Violence is the answer in the hood
Violence is the answer for many dire circumstances. Learning this early can be the difference between being a victim and being a survivor of assault. Growing up we are told that violence is never the answer to our problems. Unfortunately, this approach to life would only work if everyone follow suit. In the hood, this is never the case. Being surrounded by gang violence, poverty-based crime, police occupation, and drug addiction sets up a dangerous race where the nice guys finish last. In this second installment of Almonte’s documentary series, artist Deebo Dioso takes a nostalgic trip to #thenexus to reminisce about his uncle’s lessons about violence – a necessary evil crucial to his survival as an inner city kid.
Deebo Dioso’s first fight for his ball back
While Deebo Dioso doesn’t believe violence is the answer, it was a way of life all too familiar for him growing up in East Harlem, New York City. Upon arrival at #thenexus, he recalls his very first fight on a basketball court at just 7 years old. A kid who ‘borrows’ his ball doesn’t plan to return it until Deebo’s uncle approaches them both to warn Deebo, “you fighting him for the ball; if not then you fighting me!” He never mentions whether he won or lost the fight (is there really a winner in a fight over a basketball?). Regardless, the kid gives Deebo back his ball as his uncle chimes in, “See? You got your ball back though, right? That’s all that matters!”
His second story, however, was a time that he didn’t fight back. Similar to Almonte’s Fight, Flight, or Freeze hood philosophy in the first episode of #thenexus, Deebo found himself in a position where he didn’t think punching someone in the face was worth it. Deebo explains, “I overthink sh*t sometimes. And when I overthink while the situation is happening, I’ll just wind up standing there… thinking mad shit like, if I hit this nigga, will the other 5 niggas he’s with start joining– stomping me the f*ck out?” This, Deebo declares, is the last time he would have let something like that happen to him. And setting up such a standard can be a lot of anxiety-inducing pressure.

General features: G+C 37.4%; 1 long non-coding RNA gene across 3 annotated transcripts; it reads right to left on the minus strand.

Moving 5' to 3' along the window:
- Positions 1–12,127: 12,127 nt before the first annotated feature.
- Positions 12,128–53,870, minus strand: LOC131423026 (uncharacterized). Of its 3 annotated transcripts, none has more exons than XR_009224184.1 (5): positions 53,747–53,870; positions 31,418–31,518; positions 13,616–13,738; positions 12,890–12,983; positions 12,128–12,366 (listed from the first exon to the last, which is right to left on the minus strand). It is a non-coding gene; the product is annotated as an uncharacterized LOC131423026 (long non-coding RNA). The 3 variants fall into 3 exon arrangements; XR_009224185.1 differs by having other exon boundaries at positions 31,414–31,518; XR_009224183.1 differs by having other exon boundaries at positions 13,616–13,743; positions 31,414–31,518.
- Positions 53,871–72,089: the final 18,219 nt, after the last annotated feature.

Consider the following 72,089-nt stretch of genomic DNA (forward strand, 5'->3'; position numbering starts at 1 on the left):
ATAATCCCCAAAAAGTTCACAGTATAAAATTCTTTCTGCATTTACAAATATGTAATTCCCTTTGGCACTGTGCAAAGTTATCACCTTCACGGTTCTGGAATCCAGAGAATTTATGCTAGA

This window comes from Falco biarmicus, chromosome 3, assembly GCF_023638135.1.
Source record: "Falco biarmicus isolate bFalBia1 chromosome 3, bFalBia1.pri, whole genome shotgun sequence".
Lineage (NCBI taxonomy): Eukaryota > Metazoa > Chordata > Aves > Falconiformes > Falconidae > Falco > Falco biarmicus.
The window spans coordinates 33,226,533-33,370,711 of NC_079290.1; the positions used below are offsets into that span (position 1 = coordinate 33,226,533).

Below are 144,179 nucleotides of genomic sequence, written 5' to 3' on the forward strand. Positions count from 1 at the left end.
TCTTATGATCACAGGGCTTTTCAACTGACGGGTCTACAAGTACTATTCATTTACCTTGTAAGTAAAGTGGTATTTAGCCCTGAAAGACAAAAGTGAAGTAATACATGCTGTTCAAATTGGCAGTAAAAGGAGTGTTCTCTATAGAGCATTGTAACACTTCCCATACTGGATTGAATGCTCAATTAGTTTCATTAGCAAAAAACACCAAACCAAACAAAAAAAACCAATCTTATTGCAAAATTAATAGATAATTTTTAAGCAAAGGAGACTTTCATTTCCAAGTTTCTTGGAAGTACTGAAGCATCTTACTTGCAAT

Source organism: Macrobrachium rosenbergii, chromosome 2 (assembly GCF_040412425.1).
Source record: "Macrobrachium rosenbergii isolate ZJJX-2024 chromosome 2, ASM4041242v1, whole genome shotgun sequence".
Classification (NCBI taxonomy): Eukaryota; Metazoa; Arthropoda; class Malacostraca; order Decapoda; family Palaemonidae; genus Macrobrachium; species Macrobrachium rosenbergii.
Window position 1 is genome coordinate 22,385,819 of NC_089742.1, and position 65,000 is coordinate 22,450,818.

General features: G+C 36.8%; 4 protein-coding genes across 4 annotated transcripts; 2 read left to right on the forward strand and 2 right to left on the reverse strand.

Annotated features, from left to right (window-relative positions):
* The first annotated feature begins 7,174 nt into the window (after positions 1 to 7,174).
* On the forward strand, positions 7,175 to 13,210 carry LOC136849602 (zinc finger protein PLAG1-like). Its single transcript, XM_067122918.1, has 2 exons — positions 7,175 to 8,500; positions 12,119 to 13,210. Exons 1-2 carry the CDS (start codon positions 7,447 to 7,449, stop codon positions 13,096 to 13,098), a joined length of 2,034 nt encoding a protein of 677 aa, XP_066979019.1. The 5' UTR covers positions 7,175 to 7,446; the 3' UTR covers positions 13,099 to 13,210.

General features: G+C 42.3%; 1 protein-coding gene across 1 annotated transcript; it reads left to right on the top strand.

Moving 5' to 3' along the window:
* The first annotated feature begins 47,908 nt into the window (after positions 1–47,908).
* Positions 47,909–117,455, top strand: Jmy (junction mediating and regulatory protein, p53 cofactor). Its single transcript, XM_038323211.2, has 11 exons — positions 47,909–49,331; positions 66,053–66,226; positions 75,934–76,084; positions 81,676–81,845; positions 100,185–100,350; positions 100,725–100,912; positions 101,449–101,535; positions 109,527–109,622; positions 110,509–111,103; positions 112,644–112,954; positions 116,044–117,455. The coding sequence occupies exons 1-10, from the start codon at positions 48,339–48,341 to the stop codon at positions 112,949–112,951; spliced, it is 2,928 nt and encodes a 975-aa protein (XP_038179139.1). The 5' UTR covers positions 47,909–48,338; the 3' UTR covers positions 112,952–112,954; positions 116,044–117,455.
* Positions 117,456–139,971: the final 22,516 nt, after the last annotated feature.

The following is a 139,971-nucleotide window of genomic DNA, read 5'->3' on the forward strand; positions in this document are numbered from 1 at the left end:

Almonte and Deebo’s shared trigger into aggression
Deebo Dioso and Almonte shared a potentially-hostile situation in a part of the hood coined K25th or K2 Island – a street in East Harlem dense with victims of the drug formerly known as ‘synthetic marijuana,’ now K2. One of the main effects of this drug is delusion. And the neighborhood is also notorious for struggling with addictions to other narcotics. So when Almonte one day complains, “Damn, I dropped my keys in the sewer!” a local lurker comes along thinking Almonte meant ki’s instead of ‘keys'(a ki is short for kilos… as in kilos of drugs like cocaine). Under the influence, the man snaps out his wallet saying, “I’m a cop! Stop right there!” Except the wallet contains no badge. This joke immediately puts Deebo on edge. While the man laughs in attempt to induce a smile in Deebo and Almonte, they weren’t buying it. For them, this could easily be just another charismatic tactic that both were all too familiar with, being assaulted in the past. While the hood anxiety is through the roof, it really does turn out to be a seemingly harmless joke from just another guy high on K2 living his best worst life. That’s all that happened. At least on the outside. Deebo explains that he was always skinny so people in school would pick fights with him. So the man’s size made him very defensive. Both Almonte and Deebo share the experience of having a much smaller frame than their peers, making them feel the need to learn martial arts to feel safe in their volatile environment.
Does Deebo Dioso think violence is the answer? No. But…
“It’s rules for survival. The places that I come from? You aint gotta choice, my n*gga. If n*ggas know that you got robbed up the block? N*ggas is gon’ keep trying you.” Deebo Dioso explains how violence is a defense mechanism for many like him that feel so unsafe, they feel the need to put on what he refers to as ‘a mask.’ A dual consciousness. The opposite of the Black man’s “customer service voice.” People in violent neighborhoods are prone to dissociating into an alter that is more aggressive that no one will dare pick a fight with.
Watch Deebo Dioso talk about his relationship with violence growing up and how he learned the streets didn’t love him by clicking here.